"Vintage Spirits and Forgotten Cocktails" is a cocktail recipe book, but--as far as recipe books go--is quite readable and is both easy to digest in part or to read cover-to-cover, depending on your mood. Ted Haigh provides detailed (and interesting) back stories on most of the drinks featured in the book, as well as sidebar sections on many of the lesser-known spirits that the recipes call for. In addition to the main parts of the book, Haigh includes an introduction that covers the resurgence of classic cocktails, a glossary, a bibliography, and a resource guide to help you find many of the rarer ingredients he mentions throughout the text. Haigh clearly put a lot of thought and effort into compiling such a comprehensive guide, and it shows: The book is nicely put together and is wonderfully cohesive, with many of the recipes including references to other, similar or related recipes that can be found elsewhere within the book.
I do have a few complaints about the book: First of all, it's spiral-bound, which makes it nice as a recipe book and not so nice as something to sit down and read through. Second, the recipes are often not updated to modern tastes and are geared towards the sweet palates of those who originally created the drinks. For example, try the first cocktail listed, the Almagoozlum, which is virtually undrinkable given its syrupy combination of 1.5 ounces of both Chartreuse and simple syrup, with no citrus to balance. Make sure to carefully review the recipes before pouring and shaking, in order to avoid pouring expensive ingredients down the drain. Finally, the resources section at the end of the book, while a great addition, generally favors a few extremely overpriced Internet retailers. Google around and you'll easily find better options.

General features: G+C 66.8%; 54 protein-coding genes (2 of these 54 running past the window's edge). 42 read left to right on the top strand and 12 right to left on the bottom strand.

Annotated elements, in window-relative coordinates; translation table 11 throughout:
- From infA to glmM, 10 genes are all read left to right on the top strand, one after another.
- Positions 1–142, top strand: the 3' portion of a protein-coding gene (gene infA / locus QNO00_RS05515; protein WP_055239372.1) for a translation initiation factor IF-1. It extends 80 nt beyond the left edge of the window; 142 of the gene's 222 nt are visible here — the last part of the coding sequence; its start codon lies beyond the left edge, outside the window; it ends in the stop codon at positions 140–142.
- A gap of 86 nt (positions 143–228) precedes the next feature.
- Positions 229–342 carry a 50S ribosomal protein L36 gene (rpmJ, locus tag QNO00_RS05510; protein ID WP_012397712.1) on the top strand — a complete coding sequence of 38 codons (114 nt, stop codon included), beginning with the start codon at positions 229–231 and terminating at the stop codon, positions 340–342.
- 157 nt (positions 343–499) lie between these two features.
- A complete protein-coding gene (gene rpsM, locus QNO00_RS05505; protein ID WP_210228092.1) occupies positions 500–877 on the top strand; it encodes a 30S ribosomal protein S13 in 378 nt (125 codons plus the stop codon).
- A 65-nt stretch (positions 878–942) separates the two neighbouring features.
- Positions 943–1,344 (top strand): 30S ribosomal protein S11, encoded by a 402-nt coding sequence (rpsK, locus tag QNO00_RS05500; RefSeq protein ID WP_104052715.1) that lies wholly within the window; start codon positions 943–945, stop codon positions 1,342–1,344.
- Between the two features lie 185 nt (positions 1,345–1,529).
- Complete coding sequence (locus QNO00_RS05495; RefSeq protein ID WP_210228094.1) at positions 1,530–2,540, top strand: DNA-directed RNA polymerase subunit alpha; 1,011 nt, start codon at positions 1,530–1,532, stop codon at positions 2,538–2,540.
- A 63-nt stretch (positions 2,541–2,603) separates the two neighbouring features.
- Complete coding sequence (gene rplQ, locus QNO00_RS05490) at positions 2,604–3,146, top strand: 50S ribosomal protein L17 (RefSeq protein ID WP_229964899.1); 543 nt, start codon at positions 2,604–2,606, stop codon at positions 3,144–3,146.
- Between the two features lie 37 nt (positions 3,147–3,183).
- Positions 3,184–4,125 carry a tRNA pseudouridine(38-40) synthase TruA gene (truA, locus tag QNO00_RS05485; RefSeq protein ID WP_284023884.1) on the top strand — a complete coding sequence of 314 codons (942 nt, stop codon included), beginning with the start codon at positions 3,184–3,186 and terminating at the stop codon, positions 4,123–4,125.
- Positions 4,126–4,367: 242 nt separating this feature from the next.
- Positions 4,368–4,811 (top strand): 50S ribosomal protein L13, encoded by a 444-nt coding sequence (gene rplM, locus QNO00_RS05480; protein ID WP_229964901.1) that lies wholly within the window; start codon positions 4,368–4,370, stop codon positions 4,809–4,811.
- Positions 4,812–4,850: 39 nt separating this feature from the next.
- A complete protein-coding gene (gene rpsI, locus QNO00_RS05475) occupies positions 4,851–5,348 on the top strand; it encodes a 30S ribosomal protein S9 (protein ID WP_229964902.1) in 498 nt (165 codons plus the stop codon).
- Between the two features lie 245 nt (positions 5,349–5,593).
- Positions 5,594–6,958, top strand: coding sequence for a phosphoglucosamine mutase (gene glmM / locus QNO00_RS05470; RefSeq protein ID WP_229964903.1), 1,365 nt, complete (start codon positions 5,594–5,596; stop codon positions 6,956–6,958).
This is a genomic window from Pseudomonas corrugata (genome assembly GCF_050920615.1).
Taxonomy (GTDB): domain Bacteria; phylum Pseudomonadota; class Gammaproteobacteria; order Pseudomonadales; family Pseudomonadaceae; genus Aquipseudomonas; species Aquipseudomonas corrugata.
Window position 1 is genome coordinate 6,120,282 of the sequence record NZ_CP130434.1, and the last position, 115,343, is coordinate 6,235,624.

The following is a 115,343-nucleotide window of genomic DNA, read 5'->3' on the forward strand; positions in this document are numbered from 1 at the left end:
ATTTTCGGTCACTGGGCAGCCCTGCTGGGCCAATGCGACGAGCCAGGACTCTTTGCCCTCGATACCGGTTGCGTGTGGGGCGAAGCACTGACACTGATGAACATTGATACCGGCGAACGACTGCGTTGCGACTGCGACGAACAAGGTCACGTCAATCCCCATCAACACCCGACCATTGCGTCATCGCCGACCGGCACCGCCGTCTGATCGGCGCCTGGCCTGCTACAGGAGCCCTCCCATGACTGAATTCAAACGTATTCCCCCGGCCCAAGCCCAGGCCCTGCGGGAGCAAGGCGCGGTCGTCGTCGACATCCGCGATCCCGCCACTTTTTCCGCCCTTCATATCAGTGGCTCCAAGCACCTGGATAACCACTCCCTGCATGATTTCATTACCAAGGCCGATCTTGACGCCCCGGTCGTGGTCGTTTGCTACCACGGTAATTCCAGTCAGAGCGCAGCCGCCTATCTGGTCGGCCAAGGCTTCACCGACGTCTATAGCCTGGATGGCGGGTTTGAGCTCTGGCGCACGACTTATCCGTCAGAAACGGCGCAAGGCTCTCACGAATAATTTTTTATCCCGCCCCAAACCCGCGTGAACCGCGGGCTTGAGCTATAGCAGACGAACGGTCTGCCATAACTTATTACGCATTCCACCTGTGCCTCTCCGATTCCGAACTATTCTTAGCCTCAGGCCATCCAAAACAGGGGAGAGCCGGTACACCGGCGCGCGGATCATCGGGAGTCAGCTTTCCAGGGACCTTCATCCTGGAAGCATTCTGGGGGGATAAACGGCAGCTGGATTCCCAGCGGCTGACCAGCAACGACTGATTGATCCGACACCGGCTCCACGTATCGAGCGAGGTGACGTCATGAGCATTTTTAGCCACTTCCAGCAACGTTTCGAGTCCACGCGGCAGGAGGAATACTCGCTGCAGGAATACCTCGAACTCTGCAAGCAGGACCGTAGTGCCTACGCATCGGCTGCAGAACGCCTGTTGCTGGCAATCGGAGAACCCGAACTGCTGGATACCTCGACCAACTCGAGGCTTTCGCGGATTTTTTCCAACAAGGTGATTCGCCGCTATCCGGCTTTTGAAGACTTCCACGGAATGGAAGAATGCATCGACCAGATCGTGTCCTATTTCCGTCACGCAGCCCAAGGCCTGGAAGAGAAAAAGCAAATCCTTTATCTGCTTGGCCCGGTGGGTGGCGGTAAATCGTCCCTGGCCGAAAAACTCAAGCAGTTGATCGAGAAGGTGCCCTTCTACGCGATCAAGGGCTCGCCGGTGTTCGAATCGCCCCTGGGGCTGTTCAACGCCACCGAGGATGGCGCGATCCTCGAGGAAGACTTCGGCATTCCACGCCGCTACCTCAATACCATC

All in all, despite these few issues, I highly recommend this book to anyone interested in learning more about the hows, whys, and whens of classic cocktails. I suspect that many of these recipes were forgotten for a good reason (certainly the Almagoozlum!), but just as many deserve to be revisited so that they can once again grace drinkers' glasses. And even if you find the recipes to be entirely without merit, the background stories will still make this book a worthwhile purchase.